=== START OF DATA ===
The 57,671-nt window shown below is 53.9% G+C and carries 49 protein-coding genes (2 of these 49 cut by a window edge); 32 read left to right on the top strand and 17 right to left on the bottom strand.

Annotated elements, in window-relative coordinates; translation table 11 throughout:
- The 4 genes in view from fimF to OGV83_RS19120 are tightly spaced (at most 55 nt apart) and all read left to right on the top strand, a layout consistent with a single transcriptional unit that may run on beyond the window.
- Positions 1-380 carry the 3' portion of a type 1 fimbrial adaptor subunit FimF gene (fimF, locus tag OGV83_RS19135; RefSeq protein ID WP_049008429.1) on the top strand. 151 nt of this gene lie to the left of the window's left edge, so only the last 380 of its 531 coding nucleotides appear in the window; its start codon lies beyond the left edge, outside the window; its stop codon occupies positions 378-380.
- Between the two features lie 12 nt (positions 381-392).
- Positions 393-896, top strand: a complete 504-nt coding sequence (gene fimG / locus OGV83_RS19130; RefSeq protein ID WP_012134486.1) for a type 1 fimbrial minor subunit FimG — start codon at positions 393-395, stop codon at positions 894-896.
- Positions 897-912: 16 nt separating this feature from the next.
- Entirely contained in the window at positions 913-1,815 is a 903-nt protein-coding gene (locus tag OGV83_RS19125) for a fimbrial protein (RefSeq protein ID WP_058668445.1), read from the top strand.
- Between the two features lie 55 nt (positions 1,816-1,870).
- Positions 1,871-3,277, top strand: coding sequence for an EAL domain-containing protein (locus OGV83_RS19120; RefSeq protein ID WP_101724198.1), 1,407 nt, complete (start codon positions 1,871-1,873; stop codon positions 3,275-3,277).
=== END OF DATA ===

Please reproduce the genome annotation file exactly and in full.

The 57,671-nt window shown below is 53.9% G+C and carries 49 protein-coding genes (2 of these 49 cut by a window edge); 32 read left to right on the top strand and 17 right to left on the bottom strand.

Annotated elements, in window-relative coordinates; translation table 11 throughout:
- The 4 genes in view from fimF to OGV83_RS19120 are tightly spaced (at most 55 nt apart) and all read left to right on the top strand, a layout consistent with a single transcriptional unit that may run on beyond the window.
- Positions 1-380 carry the 3' portion of a type 1 fimbrial adaptor subunit FimF gene (fimF, locus tag OGV83_RS19135; RefSeq protein ID WP_049008429.1) on the top strand. 151 nt of this gene lie to the left of the window's left edge, so only the last 380 of its 531 coding nucleotides appear in the window; its start codon lies beyond the left edge, outside the window; its stop codon occupies positions 378-380.
- Between the two features lie 12 nt (positions 381-392).
- Positions 393-896, top strand: a complete 504-nt coding sequence (gene fimG / locus OGV83_RS19130; RefSeq protein ID WP_012134486.1) for a type 1 fimbrial minor subunit FimG — start codon at positions 393-395, stop codon at positions 894-896.
- Positions 897-912: 16 nt separating this feature from the next.
- Entirely contained in the window at positions 913-1,815 is a 903-nt protein-coding gene (locus tag OGV83_RS19125) for a fimbrial protein (RefSeq protein ID WP_058668445.1), read from the top strand.
- Between the two features lie 55 nt (positions 1,816-1,870).
- Positions 1,871-3,277, top strand: coding sequence for an EAL domain-containing protein (locus OGV83_RS19120; RefSeq protein ID WP_101724198.1), 1,407 nt, complete (start codon positions 1,871-1,873; stop codon positions 3,275-3,277).